After a dreary speech by the Deputy Mayor for transport, Isabel Dedring, we were introduced to the token community representative, a woman called Gale Laser, who is currently being rolled out to this sort of public event in order to be seen to be grateful to Boris for his hand outs and counteract the virulent criticism by local shop keepers and other small business owners of the Tory council - and especially Brian Coleman. She gave a dutiful, well rehearsed speech which glossed over the parking issue, (although she later expressed her criticisms in stronger terms).
Mrs Laser explained that she was the chair of the Barnet traders' association which won a £400,00 grant from Boris, but not a business woman herself: she was 'just a housewife'. Clearly the Talk London event was a party political event, and organised to support the election campaign of the Conservative party in London. Was Mrs Laser there as a business representative, or as a political stooge? Citizen Barnet reports that at the end of the meeting, Mrs Laser was kissed on both cheeks by Brian Coleman, so it would be reasonable to assume that they are well acquainted, and on good terms. Many people in the hall assumed that Mrs Laser is a member of the Chipping Barnet Tory association: if this is incorrect, then perhaps she should have made this clear to the audience, as otherwise she stands accused of allowing herself to be used for the political benefit of Messrs Johnson, Coleman and Cornelius.
Ah: public question time ... and suddenly, Mrs Angry had a moment of revelation. Before the meeting, she had questioned the wisdom of allowing Brian Coleman to attend this event. The embarrassment that his unpopularity could cause in an uncontrolled environment is unlimited, and we all know that Boris has been advised to keep his distance from his troublesome Tory colleague: it could all go very horribly and publicly wrong. Ah, but: Brian was not, as you might expect as our local assembly member, on the panel, to answer questions, as Cornelius was, he had been given the role of Chair, and therefore was in charge of the public question session. This was, Mrs Angry has to admit, a stroke of genius. Not only did Brian escape the panel, and evade any scrutiny of his performance at the GLA over the last few years, with his knowledge of local troublemakers, he was able to prevent any of the usual suspects from asking awkward questions. Brilliant. Except it didn't quite go to plan, did it Brian?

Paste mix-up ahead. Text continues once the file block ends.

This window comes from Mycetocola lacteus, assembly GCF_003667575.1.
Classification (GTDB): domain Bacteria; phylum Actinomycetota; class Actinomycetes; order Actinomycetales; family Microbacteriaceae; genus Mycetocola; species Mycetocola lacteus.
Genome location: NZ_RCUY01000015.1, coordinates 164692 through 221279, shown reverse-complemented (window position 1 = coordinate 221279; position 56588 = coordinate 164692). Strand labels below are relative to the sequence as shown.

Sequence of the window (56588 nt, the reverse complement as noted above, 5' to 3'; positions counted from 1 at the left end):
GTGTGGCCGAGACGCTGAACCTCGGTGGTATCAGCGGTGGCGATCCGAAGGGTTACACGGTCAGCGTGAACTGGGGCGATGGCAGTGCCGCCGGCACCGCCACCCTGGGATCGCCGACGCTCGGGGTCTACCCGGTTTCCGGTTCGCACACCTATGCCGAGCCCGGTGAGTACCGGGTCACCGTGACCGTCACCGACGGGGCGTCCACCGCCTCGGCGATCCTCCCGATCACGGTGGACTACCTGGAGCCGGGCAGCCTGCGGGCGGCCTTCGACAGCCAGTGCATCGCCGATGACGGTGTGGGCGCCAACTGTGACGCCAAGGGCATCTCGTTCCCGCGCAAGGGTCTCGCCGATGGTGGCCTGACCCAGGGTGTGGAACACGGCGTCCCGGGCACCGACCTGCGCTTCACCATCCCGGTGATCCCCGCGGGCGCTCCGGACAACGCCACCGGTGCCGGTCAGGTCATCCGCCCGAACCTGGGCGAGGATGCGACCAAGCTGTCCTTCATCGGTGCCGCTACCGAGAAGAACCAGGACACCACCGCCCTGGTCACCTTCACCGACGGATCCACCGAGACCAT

Mrs Angry noted with amusement the technique Coleman used in order to identify the safest route through the minefield of resentful residents all wanting to get their questions answered. He spent ages desperately sweeping the audience with his beady eye, trying to find a safe choice. As many of the arms raised in the air were attached to well known activists, union reps, Labour party members - and bloggers - he struggled at times to find a trustworthy candidate. One or two of the early questions were chosen quickly, and were suspiciously non controversial. It was suggested to Mrs Angry later that there were some planted questioners, lurking in the areas where certain local Conservative associations were seated. Surely not?
In fact most of the questions were so bland and boring Mrs Angry cannot be bothered to list them - it's all been filmed so if you are really keen to know, check that out when available. Then a man called Roger Kemp, whose face clearly was unknown to Brian Coleman, asked what was an interesting question. He referred to the total failure of Barnet Council, in the year we welcome the Olympic Games to London, to support sporting activities in our borough, and reminded everyone of their refusal to act to prevent the demise and sale of Hendon FC, and the development of Barnet FC. He contrasted this with the interesting accommodation and support of Saracens' rugby club at Copthall Stadium. Hmm, indeed, Mr Kemp, thought Mrs Angry.